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Our presidential candidates have completed their debates on the economy, foreign policy and energy.  Now that we are about a week away from the election, what final changes have President Obama and Governor Romney made in their ‘energy plans’ to address our Country’s concerns following the debates? 

We will use President Obama’s recently published “A New Economic Patriotism” as a general outline (Re. http://i2.cdn.turner.com/cnn/2012/images/10/23/jobs.plan.booklet.pdf, Page 4 “Energy Made in America”).

1a.  U.S. Domestic Oil Production is Up and Imports are Down

Obama – Fact: Domestic crude oil production is up by 25% and net imports are down 30% since 2008, and the number of U.S. oil & gas rigs is at recent historic highs.  The current Administration can reasonably be credited with about 2% of recent reduced oil imports (Re. “Why Have U.S. Imports Declined in Recent Years?” http://theenergycollective.com/jemillerep/114236/why-have-us-oil-imports-declined-recent-years).  The vast majority of increased crude oil production and reduced imports is due to oil development that began during the previous Administration.  Recent oil production increases are due to ramping up of maturing development projects (it normally takes 3-5 years to put new oil into full production) and new oil development has been largely on State and Private lands.  New oil permits issued on Federal land/waters since 2009 will only begin significantly contributing to total U.S. production possibly within the next couple years.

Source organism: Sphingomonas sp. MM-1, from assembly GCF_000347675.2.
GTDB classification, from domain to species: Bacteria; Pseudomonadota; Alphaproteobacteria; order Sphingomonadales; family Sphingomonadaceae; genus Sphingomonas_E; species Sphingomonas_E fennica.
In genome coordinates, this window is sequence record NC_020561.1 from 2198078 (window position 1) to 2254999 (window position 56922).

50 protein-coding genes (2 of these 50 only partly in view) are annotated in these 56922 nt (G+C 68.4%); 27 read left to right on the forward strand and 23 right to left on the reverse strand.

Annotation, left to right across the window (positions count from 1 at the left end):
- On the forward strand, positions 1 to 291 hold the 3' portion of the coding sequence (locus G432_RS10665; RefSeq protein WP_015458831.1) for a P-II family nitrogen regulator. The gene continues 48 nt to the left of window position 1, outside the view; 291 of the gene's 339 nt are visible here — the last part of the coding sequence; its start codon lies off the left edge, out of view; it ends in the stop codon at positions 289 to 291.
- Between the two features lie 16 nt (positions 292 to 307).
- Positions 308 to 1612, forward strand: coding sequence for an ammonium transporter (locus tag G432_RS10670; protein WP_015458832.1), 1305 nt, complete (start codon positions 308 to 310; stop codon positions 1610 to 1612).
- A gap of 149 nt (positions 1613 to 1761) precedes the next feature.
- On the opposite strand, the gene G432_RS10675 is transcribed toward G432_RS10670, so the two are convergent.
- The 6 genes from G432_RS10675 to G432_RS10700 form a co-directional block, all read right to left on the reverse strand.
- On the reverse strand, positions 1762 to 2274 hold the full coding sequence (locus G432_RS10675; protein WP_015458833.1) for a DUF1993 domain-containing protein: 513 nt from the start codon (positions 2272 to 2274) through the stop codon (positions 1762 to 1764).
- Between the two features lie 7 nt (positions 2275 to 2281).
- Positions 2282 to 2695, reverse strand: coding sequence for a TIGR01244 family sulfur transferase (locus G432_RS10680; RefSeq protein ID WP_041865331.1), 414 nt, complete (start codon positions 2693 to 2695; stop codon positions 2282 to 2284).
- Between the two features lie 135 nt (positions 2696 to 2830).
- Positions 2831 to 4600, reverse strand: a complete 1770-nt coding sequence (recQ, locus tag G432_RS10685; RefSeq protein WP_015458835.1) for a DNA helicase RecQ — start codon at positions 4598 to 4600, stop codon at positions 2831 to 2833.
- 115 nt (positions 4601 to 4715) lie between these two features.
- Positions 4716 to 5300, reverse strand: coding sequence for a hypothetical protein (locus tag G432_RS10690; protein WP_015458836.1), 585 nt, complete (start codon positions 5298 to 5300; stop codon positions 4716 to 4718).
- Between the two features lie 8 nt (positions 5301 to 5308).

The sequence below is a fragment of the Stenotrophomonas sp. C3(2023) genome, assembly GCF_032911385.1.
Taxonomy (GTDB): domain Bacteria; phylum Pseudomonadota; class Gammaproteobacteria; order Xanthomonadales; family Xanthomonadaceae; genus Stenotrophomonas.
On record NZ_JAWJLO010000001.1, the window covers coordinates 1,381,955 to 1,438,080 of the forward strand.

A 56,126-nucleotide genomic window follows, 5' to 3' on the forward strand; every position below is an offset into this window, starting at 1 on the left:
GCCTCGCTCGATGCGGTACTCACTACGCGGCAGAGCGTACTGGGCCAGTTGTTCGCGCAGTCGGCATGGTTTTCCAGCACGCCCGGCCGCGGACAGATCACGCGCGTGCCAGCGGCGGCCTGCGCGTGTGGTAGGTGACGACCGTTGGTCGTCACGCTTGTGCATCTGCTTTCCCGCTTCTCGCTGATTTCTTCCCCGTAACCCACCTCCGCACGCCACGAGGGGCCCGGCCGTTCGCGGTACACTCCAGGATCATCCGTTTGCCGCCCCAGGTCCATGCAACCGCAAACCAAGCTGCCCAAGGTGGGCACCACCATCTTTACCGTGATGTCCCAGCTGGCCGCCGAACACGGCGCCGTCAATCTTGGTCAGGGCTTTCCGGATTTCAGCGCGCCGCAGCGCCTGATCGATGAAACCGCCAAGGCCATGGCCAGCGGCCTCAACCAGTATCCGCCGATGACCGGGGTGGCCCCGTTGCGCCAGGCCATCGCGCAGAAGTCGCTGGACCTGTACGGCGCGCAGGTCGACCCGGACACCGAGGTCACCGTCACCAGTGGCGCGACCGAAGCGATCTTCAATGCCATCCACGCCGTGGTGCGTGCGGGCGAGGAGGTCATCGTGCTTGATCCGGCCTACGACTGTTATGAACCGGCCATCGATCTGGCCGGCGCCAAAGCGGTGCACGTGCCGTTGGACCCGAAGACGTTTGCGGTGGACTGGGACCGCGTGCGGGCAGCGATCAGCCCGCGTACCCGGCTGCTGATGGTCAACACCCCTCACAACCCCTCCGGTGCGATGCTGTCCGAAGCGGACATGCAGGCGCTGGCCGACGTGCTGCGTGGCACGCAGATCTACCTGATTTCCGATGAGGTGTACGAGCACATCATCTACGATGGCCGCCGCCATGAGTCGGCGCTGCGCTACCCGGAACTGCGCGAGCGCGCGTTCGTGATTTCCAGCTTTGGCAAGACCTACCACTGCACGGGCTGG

The current Administration’s announced opening of millions of acres of additional Federal lands/water to new production has yet to actually develop.  Drilling in places such as the Alaskan National Petroleum Reserve and Arctic National Wildlife Reserve have faced chronic delays and the number of new permits in the Gulf of Mexico is down significantly from the previous Administrations.  A significant number of Gulf oil rigs have been recently idled and owners are now moving increasing numbers of these oil rigs to other countries.  Unfortunately as the current Administration continues to apparently stall Gulf permits, China has partnered with Cuba and has begun drilling operations near the Florida Straits.

Any possible recent changes to this part of the Obama “all-of-the-above” energy plan appear relatively insignificant.

Romney – No changes appear to be made to his energy plan which calls for actually opening up additional Federal lands/waters to the new production needed to help the U.S. economy recover.

1b.  U.S. Natural Gas Production

Obama – Fact: Domestic natural gas production is up by about 20% since 2008.  Nearly all of this increased production has come from State and Private lands, and is largely due to hydraulic fracturing and recovery of shale gas.

Despite the current Administration’s claims to support cleaner burning natural gas, permitting and production on Federal lands remains stalled and the EPA has been diligently trying to intervene into the State’s authority to regulate natural gas development and production (Re. “Fracking & Groundwater Contamination: Are EPA Tests 'Shoddy Science'?”, http://theenergycollective.com/jimpierobon/134221/epa-s-tests-groundwater-near-wy-natural-gas-drilling-sites-shoddy-science-or-caus).